The Sisters in the Bon Secours Home were women of Ireland too. They were at one stage children of Ireland, from rural homes, from large families, and from poverty. They were part of a group that stepped in when society and state had nothing to offer these ‘fallen’ women. The Sisters are disparaged and discounted for doing something, yet those that remained idle, are guilt and blame free. The Sisters lived in difficult times. They worked long and hard with the women and children. The impression that they received some form of satisfaction out of the difficulties in these homes, that there was wilful neglect, that they sat and counted their money, is refuted in the Magdalen report, and the evidence from the Mother and Baby homes does not support these caricatures. A simplistic and moralising review of the past, where latter-day commentators, speaking from their ivory towers, pass judgement on a people and a time gone-by, in order to further their own dogma that everything about Ireland past is a poison ivy will not lead to understanding and truth. The homes were not just run by Catholics. They existed before becoming Church run, but there were no non-denominational or secular groups willing or able to take them on. The state and the tax-payer did not want the burden. They did not just exist in Ireland and a country that did not stigmatise single motherhood prior to the contraceptive pill and the welfare state (and modern wealth), did not exist. The views of the time were not just Irish, not just Catholic, and certainly not solely Irish Catholic, as many would have us believe today. Whether they were as toxic, given the time and the conditions, that is a discussion for another day. In a society that could offer very little for unmarried mothers, would it not be prudential for the Church to warn against (while still providing some form or succour in a cold and uninviting society, where everyone else turned their backs?) risking falling into single parenthood?

Making some comparisons: The Irish economy in 1936 was one twelfth the size it was in 2007. We were as poor as an African country today. Life expectancy and mortality was similar. Look at conditions for children in many of the poorest countries today. Look under the bridges in the cities; under cardboard boxes and along the railway lines. Look at the conditions in some of the institutions that the State in these countries offer (by contrast look at some of the homes for the disabled run by Irish (and non-Irish) Sisters across the country and realise the services, love and care they offer to children and mothers who society has abandoned). Read about the malnutrition, the rickets, the TB and gastroenteritis across the developing, if you can’t travel there. Are these judged as harshly as we judge our own past? Will the Sisters in Zambia who provide compassion and care one day be judged through the lens of modernity for failing those children? Will denominational and non-denominational NGOs who ask for the public’s money to support their work for justice and charity in the third world be looked back upon as malevolent, cold and uncaring for their failures? It is easy to be an armchair critic sitting at distance from the action. It is easy to criticise without providing solutions or getting involved. It is easy to offer rhetorical statements about justice and structural inequality and root causes. It is easy to demand that more money be thrown at the problem. It is easy to tweet and hashtag.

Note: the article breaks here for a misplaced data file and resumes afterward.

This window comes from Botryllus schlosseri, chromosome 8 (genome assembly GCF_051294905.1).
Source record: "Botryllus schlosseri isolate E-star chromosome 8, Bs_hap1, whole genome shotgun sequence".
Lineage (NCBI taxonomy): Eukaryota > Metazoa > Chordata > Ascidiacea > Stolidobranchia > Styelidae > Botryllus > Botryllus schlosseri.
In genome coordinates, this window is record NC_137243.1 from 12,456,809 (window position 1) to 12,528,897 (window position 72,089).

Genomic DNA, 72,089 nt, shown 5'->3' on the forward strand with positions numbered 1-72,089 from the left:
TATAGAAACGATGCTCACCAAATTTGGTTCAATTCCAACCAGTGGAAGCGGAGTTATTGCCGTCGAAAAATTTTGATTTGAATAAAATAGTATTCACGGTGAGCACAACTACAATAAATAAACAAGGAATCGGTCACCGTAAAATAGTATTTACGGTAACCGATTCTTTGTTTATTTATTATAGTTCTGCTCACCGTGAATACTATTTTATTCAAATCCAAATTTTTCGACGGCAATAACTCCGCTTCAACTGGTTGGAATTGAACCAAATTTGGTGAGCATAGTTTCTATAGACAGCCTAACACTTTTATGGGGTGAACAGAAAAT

Take a look at Ireland today. Traveller children die at a higher rate than sedentary children. Who is to blame? There are more children now, than in 2007, that go cold and hungry. Children in lone parent families are less well off than those in two-parent yet policy to promote the family is frowned upon. Children are still being treated in adult psychiatric units. Asylum seekers spend years in direct provision, their children confined to a life of uncertainty. Yet as a society we disagree on how to address this. We bemoan the government for not providing, yet, as individuals, as the society of the Mother and Baby era, we are happy to have a salve to ease our conscience of doing anything ourselves. We debate the solution to poverty and we debate how to resolve welfare dependency. Some commentators, looking back in scorn at the mother and baby homes, refer to the rumour that there were ‘dying rooms’, where children are said to have been left to die. At the same time, we know that for the past thirty years, that children born with severe ‘deficiencies’ are left to die in a form of unreported infant euthanasia (see Linacre report: Euthanasia, Clinical Practice and the Law). For many, these children are equally inconvenient to society as those of unmarried mothers were 70 or 80 years ago. Barack Obama, who has achieved almost cult status here in Ireland,  has been a vocal supporter, and voter, of a policy that requires children born alive after failed abortion be left to die.  Undoubtedly, history will look back and say we could have addressed these much better and/or differently. It is not unreasonable to have this view in respect to unmarried mothers and illegitimate children in early-mid 20th century Ireland, but it is disingenuous and unjust to castigate those, many who are still alive, who were on the front-line, for their perceived failings and shortcomings.